Anouk: I don’t even perceive them as sexist.
Georgina: Have either of you ever been in a situation where someone has made a sexist joke that you didn’t like?
Anouk: There are just so many “sexist” topics that I just can’t give AF about, like menstruation stuff. If a man jokes about that, I couldn’t care less.
Georgina: There’s definitely been a few times where a guy friend has jokingly asked me if i’m on my period while we’re in a debate, and that pissed me off.
Cara: It really depends on who is saying the ‘joke’ though because it’s one thing if your brother or male friend says it versus your male boss.
You can check out the full conversation here, which discusses power, flirty jokes at work, and #MeToo.
Feel free to comment on the document with your thoughts, or send us an email!
the best and the worst
In this section, we ask women much smarter than us about the best and worst piece of professional advice they’ve ever received. This month we asked Evan Greer, a transgender activist, musician, and writer based in Boston. She’s the Campaign Director of Fight for the Future, a nonprofit advocacy group promoting causes related to copyright legislation, as well as online privacy and censorship through the use of the internet.
“Drop out of college and become a folksinger.”
“We’ve got a great summer job opportunity for you selling fancy knives to your parent’s friends.”
Read Evan Greer’s full AMA here.
tweets of the month
Sorry I missed your call. Women on Instagram started posting their most flattering selfies in black and white and calling it an “empowerment challenge” and I threw my phone into the sea.
— Bess Kalb (@bessbell) July 27, 2020
police departments be on here like “One of our bloodied and Brave officers nearly died tonight from a titty twister”
— giabuchi lastrassi (@jaboukie) July 29, 2020
“Yeah so everyone thinks he can end world hunger but what they don’t understand is that his wealth isn’t actually in his bank account it’s in his assets and shares” pic.twitter.com/lhvHZlYc6N
— Has Jeff Bezos Decided To End World Hunger? (@HasBezosDecided) July 23, 2020
Next time someone asks me who my favorite comedians are I’m just going to say Republicans
— Sarah Cooper (@sarahcpr) July 25, 2020
society has progressed past the need for dudes in bands
— traitor joe (@phoebe_bridgers) July 21, 2020
word of the month: WitchTok
Next up in our new and improved Dicktionary (sorry):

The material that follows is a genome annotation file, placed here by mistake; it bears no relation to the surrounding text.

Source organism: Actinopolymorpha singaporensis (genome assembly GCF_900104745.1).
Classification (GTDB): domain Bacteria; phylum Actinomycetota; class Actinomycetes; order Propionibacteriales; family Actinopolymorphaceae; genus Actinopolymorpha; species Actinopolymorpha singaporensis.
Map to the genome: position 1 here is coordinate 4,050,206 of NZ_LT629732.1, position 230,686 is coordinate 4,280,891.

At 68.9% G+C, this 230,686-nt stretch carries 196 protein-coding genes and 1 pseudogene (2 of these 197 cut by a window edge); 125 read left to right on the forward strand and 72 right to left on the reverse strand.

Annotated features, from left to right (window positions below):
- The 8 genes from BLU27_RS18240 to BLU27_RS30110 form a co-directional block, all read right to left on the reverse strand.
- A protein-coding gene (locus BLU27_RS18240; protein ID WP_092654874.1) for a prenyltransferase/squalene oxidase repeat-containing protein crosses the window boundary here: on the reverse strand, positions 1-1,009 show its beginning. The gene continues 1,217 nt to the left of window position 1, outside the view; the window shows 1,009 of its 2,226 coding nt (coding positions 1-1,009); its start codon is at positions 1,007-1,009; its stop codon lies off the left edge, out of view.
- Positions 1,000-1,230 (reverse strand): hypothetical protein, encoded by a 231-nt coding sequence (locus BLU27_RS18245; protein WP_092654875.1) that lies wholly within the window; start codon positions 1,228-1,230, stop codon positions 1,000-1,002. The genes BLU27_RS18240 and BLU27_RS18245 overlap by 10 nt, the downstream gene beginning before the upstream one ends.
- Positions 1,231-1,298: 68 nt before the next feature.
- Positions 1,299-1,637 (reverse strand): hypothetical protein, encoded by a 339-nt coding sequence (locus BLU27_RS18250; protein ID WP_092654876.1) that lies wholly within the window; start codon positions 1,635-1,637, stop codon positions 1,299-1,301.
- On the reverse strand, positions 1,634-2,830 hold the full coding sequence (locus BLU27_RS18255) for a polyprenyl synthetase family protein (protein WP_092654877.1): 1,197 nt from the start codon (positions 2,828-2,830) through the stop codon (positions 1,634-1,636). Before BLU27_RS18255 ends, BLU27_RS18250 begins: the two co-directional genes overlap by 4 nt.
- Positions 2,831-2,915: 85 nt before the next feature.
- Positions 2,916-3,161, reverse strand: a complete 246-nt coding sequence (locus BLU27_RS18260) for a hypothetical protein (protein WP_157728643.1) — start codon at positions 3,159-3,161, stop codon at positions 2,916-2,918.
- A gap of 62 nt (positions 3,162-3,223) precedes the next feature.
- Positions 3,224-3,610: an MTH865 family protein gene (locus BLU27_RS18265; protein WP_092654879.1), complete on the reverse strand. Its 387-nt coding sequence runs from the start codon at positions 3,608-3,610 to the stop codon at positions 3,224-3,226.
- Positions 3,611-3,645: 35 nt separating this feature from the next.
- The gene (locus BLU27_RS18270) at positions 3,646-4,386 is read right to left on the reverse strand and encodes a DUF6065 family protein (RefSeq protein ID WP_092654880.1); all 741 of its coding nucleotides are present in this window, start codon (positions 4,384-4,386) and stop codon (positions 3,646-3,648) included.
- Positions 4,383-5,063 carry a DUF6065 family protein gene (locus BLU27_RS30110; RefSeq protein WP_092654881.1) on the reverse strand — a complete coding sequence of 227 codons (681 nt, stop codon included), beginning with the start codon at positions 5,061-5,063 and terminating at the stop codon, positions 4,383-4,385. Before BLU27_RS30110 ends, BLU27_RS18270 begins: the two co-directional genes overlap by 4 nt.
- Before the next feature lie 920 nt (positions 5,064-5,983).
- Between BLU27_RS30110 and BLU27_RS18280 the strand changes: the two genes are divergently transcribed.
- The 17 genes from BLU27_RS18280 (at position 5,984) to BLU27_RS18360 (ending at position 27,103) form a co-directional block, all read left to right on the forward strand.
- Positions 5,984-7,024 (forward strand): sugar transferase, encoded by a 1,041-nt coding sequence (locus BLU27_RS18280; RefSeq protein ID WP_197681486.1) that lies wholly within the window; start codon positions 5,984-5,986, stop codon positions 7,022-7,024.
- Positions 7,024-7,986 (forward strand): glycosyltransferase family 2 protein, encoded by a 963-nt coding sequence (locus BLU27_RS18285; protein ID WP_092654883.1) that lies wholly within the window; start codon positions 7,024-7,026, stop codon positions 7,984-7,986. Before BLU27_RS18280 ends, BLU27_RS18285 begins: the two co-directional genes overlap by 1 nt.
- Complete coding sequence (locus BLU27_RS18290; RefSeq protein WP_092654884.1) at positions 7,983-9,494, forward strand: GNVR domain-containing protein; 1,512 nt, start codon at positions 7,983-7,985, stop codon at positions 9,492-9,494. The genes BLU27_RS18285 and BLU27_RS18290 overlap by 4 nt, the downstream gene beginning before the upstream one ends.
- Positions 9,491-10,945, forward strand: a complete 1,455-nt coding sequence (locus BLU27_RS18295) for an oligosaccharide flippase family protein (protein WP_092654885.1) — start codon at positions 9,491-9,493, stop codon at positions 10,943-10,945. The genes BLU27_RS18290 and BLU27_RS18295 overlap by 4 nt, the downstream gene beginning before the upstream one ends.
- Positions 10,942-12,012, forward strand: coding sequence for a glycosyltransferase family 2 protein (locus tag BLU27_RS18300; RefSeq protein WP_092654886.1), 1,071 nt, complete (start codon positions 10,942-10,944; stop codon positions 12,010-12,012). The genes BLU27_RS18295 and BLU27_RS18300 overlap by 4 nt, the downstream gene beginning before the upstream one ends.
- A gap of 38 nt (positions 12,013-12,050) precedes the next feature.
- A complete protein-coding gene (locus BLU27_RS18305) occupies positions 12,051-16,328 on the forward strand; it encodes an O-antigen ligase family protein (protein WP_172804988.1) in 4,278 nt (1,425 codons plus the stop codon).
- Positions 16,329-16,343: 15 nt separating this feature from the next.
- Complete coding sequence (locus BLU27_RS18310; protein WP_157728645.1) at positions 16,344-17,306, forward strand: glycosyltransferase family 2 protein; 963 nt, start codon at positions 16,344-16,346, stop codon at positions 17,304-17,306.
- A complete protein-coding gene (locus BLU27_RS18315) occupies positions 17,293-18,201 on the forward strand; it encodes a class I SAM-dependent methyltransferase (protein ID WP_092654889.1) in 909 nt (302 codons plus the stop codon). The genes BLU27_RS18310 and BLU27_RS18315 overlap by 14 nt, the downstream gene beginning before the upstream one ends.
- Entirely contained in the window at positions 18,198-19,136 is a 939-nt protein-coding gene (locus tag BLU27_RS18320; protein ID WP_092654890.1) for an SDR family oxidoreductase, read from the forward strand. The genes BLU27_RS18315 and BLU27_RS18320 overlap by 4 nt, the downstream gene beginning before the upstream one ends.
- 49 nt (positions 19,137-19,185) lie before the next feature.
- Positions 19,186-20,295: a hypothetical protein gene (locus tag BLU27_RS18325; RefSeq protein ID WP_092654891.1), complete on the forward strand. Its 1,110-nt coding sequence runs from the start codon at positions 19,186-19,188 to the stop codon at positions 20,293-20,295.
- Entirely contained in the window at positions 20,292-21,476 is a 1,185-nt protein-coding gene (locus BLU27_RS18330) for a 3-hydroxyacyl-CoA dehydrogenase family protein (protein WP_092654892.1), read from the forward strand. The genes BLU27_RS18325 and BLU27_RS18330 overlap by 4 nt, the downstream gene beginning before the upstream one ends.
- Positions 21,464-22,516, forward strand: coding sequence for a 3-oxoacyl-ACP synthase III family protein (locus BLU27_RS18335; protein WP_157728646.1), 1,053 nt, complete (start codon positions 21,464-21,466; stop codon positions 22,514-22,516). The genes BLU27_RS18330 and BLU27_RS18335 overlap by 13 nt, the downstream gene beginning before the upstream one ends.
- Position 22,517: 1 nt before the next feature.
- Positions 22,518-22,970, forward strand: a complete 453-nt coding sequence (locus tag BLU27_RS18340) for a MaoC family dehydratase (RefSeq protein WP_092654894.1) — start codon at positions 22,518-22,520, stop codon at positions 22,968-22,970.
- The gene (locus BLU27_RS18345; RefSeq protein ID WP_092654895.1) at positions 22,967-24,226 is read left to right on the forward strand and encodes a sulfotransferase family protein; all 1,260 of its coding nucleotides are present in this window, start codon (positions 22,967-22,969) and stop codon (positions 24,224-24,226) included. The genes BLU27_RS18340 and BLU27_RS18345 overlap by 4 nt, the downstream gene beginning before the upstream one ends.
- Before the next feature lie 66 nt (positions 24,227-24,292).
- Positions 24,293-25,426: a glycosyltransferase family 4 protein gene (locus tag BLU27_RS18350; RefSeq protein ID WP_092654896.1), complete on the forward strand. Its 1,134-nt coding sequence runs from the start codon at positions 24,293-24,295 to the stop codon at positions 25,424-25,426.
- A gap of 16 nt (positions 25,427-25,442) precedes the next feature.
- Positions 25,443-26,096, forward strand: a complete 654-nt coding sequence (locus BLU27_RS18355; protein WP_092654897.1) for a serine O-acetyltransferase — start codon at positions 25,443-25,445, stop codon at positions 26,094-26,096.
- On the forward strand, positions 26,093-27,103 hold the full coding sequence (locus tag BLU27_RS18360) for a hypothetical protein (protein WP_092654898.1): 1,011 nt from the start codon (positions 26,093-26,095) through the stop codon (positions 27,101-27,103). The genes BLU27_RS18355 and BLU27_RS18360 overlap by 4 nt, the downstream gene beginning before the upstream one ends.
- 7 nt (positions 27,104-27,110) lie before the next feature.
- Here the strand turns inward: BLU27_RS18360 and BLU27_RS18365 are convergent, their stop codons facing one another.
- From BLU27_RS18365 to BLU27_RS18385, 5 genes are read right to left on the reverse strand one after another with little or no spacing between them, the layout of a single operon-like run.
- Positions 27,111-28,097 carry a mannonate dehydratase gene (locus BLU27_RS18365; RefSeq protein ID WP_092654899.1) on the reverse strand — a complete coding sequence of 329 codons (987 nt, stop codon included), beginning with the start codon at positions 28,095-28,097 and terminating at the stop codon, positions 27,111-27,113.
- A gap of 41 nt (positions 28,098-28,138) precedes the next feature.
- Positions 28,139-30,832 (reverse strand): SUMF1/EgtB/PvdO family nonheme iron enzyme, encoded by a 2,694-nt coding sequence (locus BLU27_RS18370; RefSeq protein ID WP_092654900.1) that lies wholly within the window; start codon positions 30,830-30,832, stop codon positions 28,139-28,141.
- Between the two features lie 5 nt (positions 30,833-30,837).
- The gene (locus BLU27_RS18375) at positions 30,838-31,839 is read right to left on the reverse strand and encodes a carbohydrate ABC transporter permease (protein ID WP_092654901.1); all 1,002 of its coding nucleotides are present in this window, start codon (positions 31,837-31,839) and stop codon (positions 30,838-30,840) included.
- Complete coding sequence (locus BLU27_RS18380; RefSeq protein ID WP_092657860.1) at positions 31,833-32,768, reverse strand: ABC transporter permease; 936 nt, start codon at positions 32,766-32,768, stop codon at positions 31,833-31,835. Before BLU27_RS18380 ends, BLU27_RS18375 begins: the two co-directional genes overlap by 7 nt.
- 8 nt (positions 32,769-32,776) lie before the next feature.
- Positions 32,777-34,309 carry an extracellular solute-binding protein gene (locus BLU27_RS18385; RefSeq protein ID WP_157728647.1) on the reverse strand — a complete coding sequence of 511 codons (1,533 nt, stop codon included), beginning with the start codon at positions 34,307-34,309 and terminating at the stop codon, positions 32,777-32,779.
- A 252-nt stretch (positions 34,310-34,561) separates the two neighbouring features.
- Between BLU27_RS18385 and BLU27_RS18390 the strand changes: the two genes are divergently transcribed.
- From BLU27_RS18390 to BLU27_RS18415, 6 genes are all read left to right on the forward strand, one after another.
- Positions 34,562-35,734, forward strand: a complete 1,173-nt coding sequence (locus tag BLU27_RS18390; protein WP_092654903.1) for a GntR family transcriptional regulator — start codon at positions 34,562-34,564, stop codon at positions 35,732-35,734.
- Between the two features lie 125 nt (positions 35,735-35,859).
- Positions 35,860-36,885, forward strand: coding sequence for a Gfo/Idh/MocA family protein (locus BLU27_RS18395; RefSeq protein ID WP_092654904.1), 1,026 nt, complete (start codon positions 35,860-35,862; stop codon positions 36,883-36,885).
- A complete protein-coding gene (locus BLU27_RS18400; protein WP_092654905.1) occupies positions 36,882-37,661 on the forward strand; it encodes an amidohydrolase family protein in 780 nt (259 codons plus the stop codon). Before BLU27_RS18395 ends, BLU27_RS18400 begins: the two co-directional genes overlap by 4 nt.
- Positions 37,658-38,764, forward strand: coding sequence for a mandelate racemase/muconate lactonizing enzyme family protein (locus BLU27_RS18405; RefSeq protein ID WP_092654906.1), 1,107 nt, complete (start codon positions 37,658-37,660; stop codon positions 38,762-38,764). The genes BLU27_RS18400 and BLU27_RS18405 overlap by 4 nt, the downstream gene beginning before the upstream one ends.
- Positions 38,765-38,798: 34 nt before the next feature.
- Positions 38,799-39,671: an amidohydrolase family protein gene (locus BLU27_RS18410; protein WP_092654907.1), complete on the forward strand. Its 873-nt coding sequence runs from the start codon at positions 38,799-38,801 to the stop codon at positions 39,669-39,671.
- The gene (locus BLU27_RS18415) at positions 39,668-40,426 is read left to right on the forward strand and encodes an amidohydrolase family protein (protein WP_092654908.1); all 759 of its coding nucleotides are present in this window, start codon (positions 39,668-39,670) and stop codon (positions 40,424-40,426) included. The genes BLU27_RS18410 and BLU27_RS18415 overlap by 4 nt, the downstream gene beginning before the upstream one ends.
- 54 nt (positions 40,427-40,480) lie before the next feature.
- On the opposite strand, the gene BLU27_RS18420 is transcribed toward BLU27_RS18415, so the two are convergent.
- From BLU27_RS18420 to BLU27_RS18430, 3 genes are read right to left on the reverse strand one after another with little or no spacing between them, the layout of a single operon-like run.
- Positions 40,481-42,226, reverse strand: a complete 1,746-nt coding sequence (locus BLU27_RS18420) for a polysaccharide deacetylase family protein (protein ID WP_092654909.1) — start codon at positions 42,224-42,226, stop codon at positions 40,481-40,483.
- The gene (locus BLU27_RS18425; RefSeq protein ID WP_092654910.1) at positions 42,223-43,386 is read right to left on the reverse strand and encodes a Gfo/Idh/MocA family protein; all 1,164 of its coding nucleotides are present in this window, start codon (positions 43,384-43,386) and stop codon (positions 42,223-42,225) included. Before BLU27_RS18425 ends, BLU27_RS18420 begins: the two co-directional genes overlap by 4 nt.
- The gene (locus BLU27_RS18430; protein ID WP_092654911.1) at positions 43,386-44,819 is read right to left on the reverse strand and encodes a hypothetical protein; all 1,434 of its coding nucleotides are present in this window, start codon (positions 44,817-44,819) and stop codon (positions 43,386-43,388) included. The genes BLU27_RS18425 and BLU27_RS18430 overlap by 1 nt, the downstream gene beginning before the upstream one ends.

What do you get when you mix an ancient occult practice with 2020’s teen angst? Strap in, it’s time to explain WitchTok.
Last week, you may have seen headlines about “baby witches hexing the moon.” To explain what that means, we need to start with where this story originated: on WitchTok.
While teen app TikTok became popular for its lip-syncing and dance videos, today it’s the go-to platform for a whole variety of niche subcultures — witchcraft being one of them. The #WitchTok section of the platform currently has 2.3 billion views and mainly covers tips for self-care and spirituality.
But the “baby witches,” as they call themselves, also focus on very current and earthly events. Recently, #WitchesforBLM got a lot of traction from witches aiming to fight racism through various cast protection spells. One of them, Mycah Westhoff, even offered her 38,000 followers tarot card readings in exchange for donations to BLM organizations.
So what about that moon story? Apparently, a bunch of baby witches went rogue and decided to hex the moon, meaning they tried to curse it. This didn’t sit well with other, more experienced witches.
Because, well, you just don’t fuck with nature or disrespect the ancient Gods who control the moon. We can end this story on a positive note, because there seems to be a consensus that the moon can’t be hexed anyway — it’s simply too powerful.
How to use in a sentence:
“Look, I’m not trying to police anyone’s craft or connection with their deities,” Zandra sighed, “but sometimes I worry WitchTok is making us all look bad.”
“Given the derogatory way in which ‘baby witch’ is being used since the WitchTok hexing controversy, I think it’s time we come up with a new way to label ourselves,” Dayonis told her coven.